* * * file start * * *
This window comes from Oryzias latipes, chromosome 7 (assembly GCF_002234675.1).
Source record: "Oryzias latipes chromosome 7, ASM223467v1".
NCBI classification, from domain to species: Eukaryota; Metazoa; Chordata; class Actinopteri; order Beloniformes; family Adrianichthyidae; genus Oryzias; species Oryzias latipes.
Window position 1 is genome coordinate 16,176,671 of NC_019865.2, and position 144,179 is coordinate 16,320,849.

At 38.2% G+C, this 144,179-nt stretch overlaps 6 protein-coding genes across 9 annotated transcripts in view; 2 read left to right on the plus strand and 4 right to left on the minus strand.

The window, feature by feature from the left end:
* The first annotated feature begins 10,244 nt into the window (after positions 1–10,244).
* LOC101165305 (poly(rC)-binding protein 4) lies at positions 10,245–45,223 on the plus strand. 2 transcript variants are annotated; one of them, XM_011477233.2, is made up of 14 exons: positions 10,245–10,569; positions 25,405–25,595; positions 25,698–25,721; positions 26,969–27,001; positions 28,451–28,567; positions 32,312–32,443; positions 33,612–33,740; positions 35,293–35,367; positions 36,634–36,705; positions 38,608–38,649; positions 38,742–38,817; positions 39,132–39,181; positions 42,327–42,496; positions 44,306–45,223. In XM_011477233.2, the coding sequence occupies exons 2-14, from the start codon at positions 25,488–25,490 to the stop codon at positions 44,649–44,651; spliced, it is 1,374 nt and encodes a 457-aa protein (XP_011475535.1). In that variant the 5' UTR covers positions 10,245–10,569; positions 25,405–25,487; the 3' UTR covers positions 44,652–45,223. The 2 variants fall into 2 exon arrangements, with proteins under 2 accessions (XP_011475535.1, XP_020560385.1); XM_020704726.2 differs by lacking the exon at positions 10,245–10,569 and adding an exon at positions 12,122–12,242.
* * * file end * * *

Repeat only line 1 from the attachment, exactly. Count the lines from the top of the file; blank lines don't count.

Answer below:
This window comes from Oryzias latipes, chromosome 7 (assembly GCF_002234675.1).